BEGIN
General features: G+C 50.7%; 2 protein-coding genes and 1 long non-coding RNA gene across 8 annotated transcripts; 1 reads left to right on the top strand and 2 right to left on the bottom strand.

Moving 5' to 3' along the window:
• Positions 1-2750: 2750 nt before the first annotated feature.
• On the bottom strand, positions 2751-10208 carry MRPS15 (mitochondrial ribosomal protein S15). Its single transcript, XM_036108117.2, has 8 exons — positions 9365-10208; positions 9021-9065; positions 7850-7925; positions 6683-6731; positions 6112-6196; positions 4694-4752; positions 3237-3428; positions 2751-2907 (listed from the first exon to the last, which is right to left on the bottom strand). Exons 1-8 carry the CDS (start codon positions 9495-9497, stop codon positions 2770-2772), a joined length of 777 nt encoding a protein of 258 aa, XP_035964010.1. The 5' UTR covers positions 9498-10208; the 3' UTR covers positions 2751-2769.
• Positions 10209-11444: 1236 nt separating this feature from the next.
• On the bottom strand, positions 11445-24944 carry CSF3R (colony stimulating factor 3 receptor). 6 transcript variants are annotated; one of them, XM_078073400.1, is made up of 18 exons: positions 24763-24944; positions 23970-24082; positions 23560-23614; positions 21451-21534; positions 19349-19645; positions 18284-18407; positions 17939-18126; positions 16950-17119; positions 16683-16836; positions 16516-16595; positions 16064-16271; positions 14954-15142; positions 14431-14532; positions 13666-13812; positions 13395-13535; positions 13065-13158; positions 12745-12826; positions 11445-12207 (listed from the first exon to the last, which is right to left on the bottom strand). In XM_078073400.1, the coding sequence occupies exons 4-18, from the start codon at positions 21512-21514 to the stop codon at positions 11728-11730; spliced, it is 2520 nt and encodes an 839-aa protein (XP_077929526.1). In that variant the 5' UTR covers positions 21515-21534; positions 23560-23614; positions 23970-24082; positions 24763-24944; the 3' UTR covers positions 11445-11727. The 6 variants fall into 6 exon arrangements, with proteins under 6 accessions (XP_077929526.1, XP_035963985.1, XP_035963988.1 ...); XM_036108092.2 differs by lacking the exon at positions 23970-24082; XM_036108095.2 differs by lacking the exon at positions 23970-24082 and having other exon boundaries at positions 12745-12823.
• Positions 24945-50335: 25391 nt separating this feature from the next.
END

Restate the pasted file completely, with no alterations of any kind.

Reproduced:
General features: G+C 50.7%; 2 protein-coding genes and 1 long non-coding RNA gene across 8 annotated transcripts; 1 reads left to right on the top strand and 2 right to left on the bottom strand.

Moving 5' to 3' along the window:
• Positions 1-2750: 2750 nt before the first annotated feature.
• On the bottom strand, positions 2751-10208 carry MRPS15 (mitochondrial ribosomal protein S15). Its single transcript, XM_036108117.2, has 8 exons — positions 9365-10208; positions 9021-9065; positions 7850-7925; positions 6683-6731; positions 6112-6196; positions 4694-4752; positions 3237-3428; positions 2751-2907 (listed from the first exon to the last, which is right to left on the bottom strand). Exons 1-8 carry the CDS (start codon positions 9495-9497, stop codon positions 2770-2772), a joined length of 777 nt encoding a protein of 258 aa, XP_035964010.1. The 5' UTR covers positions 9498-10208; the 3' UTR covers positions 2751-2769.
• Positions 10209-11444: 1236 nt separating this feature from the next.
• On the bottom strand, positions 11445-24944 carry CSF3R (colony stimulating factor 3 receptor). 6 transcript variants are annotated; one of them, XM_078073400.1, is made up of 18 exons: positions 24763-24944; positions 23970-24082; positions 23560-23614; positions 21451-21534; positions 19349-19645; positions 18284-18407; positions 17939-18126; positions 16950-17119; positions 16683-16836; positions 16516-16595; positions 16064-16271; positions 14954-15142; positions 14431-14532; positions 13666-13812; positions 13395-13535; positions 13065-13158; positions 12745-12826; positions 11445-12207 (listed from the first exon to the last, which is right to left on the bottom strand). In XM_078073400.1, the coding sequence occupies exons 4-18, from the start codon at positions 21512-21514 to the stop codon at positions 11728-11730; spliced, it is 2520 nt and encodes an 839-aa protein (XP_077929526.1). In that variant the 5' UTR covers positions 21515-21534; positions 23560-23614; positions 23970-24082; positions 24763-24944; the 3' UTR covers positions 11445-11727. The 6 variants fall into 6 exon arrangements, with proteins under 6 accessions (XP_077929526.1, XP_035963985.1, XP_035963988.1 ...); XM_036108092.2 differs by lacking the exon at positions 23970-24082; XM_036108095.2 differs by lacking the exon at positions 23970-24082 and having other exon boundaries at positions 12745-12823.
• Positions 24945-50335: 25391 nt separating this feature from the next.